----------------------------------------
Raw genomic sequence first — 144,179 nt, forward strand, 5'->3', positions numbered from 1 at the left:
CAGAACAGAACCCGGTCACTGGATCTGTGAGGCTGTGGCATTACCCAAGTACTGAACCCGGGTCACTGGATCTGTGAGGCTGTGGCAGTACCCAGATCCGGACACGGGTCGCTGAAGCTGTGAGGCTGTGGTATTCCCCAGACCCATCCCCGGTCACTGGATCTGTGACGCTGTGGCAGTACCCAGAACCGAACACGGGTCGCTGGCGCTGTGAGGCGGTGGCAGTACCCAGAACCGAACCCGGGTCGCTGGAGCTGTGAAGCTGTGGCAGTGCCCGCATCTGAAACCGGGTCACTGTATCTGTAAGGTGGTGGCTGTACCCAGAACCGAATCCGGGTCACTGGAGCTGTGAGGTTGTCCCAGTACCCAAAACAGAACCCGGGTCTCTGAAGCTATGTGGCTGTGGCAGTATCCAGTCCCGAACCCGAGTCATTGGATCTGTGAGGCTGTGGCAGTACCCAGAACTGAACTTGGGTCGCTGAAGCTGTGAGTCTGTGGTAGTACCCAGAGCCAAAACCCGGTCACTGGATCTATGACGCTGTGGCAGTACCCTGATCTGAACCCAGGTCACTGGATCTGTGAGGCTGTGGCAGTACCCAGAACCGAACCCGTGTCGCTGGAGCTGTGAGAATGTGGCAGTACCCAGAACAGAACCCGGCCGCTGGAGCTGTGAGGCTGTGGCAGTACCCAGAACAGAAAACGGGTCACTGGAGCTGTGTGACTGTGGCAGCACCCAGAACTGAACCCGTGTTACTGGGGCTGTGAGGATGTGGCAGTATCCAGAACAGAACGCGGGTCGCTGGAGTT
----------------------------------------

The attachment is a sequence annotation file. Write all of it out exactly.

Raw genomic sequence first — 144,179 nt, forward strand, 5'->3', positions numbered from 1 at the left:
CAGAACAGAACCCGGTCACTGGATCTGTGAGGCTGTGGCATTACCCAAGTACTGAACCCGGGTCACTGGATCTGTGAGGCTGTGGCAGTACCCAGATCCGGACACGGGTCGCTGAAGCTGTGAGGCTGTGGTATTCCCCAGACCCATCCCCGGTCACTGGATCTGTGACGCTGTGGCAGTACCCAGAACCGAACACGGGTCGCTGGCGCTGTGAGGCGGTGGCAGTACCCAGAACCGAACCCGGGTCGCTGGAGCTGTGAAGCTGTGGCAGTGCCCGCATCTGAAACCGGGTCACTGTATCTGTAAGGTGGTGGCTGTACCCAGAACCGAATCCGGGTCACTGGAGCTGTGAGGTTGTCCCAGTACCCAAAACAGAACCCGGGTCTCTGAAGCTATGTGGCTGTGGCAGTATCCAGTCCCGAACCCGAGTCATTGGATCTGTGAGGCTGTGGCAGTACCCAGAACTGAACTTGGGTCGCTGAAGCTGTGAGTCTGTGGTAGTACCCAGAGCCAAAACCCGGTCACTGGATCTATGACGCTGTGGCAGTACCCTGATCTGAACCCAGGTCACTGGATCTGTGAGGCTGTGGCAGTACCCAGAACCGAACCCGTGTCGCTGGAGCTGTGAGAATGTGGCAGTACCCAGAACAGAACCCGGCCGCTGGAGCTGTGAGGCTGTGGCAGTACCCAGAACAGAAAACGGGTCACTGGAGCTGTGTGACTGTGGCAGCACCCAGAACTGAACCCGTGTTACTGGGGCTGTGAGGATGTGGCAGTATCCAGAACAGAACGCGGGTCGCTGGAGTT